Confrontation may reduce prejudice in white people, according to new study
Being made aware of unconsious bias may be an effective tool in combating racism, a new study indicates.
PHOTO EDITED BY WE REP STEM.
Acknowledging mistakes and moving past them is part of growth. It’s also part of becoming an authentic ally and, according to new research out of Rutgers University, may help with bias reduction.
According to the study, published in the journal Social Psychological and Personality Science, white people who are confronted about a sexist or racially insensitive comment they made are more likely to reflect and avoid making biased statements in the future.
“Many people are reluctant to confront instances of bias because they worry about backlash from others,” Kimberly Chaney, a doctoral graduate student in social psychology at Rutgers University-New Brunswick’s School of Arts and Sciences said in a statement.
For their paper, which involved three experiments, researchers presented white college students with images of Black and white people, accompanied by vaguely descriptive sentences. Then, they were asked to make assumptions about the people in the photographs.
Some participants were randomly assigned to be confronted for using a negative stereotype in their response, and then presented with more photographs.
Volunteers who were confronted were “significantly” less likely to use a subsequent negative stereotype when compared to the control group.
“There is still a lot more to understand about confronting prejudice, including how it should be done, what you should say and when it will be most effective,” study co-author Diana Sanchez, a professor of psychology.
“Confronting someone is challenging, but we hope that knowing that it can be effective might make people more willing to step up.”
But are the findings indicative of long-term change, or do they represent a reaction to being put on the spot?
“One of the studies in the present research demonstrated effects 24-72 hours after the confrontation,” Chaney tells We Rep STEM in an email.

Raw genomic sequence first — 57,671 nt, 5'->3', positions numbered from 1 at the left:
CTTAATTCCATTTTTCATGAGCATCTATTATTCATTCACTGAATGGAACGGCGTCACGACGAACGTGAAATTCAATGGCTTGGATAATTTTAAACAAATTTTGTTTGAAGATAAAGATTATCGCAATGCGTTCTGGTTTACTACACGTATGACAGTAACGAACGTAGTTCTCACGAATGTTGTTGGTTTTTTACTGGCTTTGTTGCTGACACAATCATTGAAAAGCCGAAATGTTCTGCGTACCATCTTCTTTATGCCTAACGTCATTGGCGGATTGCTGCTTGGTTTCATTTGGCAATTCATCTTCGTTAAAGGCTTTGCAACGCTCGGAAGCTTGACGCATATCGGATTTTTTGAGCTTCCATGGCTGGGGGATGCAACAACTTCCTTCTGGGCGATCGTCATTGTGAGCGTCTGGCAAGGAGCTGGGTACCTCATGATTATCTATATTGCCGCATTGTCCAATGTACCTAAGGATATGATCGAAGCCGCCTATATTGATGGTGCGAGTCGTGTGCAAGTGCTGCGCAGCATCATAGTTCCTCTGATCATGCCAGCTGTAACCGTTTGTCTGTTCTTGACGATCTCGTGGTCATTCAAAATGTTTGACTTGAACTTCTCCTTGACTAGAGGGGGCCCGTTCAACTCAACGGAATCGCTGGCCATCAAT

“Additionally, in our previous research, we have found that white Americans use fewer negative Black stereotypes and show less automatic activation of negative Black stereotypes one week after being confronted for using negative Black stereotypes. This suggests to us these effects are not “knee-jerk” reactions but involve actual self-reflection and change.”
The team says it hopes to conduct additional research to “discern what motivations and processes may allow for prolonged prejudiced reduction after confrontations.”
The findings are similar to the findings in another paper published late last month in Nature Human Behaviour.
In it, researchers found that normalizing diversity and inclusion dialogue makes people more tolerant and accepting.
For the experiment, a pro-diversity poster and film were created and casually exposed to students in hallways and classrooms over several weeks.
“When we measured 10 or 12 weeks later, the students who were exposed to the interventions report more positive attitudes towards members of other groups and stronger endorsement of diversity,” says Markus Brauer, the UW-Madison psychology professor whose lab designed the pro-diversity intervention.
“The students belonging to marginalized groups tell us that they have an enhanced sense of belonging. They are less anxious in interactions with students from other ethnic groups. They tell us that they’re less and less the target of discrimination. They evaluate the classroom climate more positively and feel that they are treated more respectfully by their classmates.”
While neither paper can predict if awareness about diversity and bias can cause a permanent shift behaviour, both studies show there is value in ongoing diversity and inclusion education in professional and academic spaces.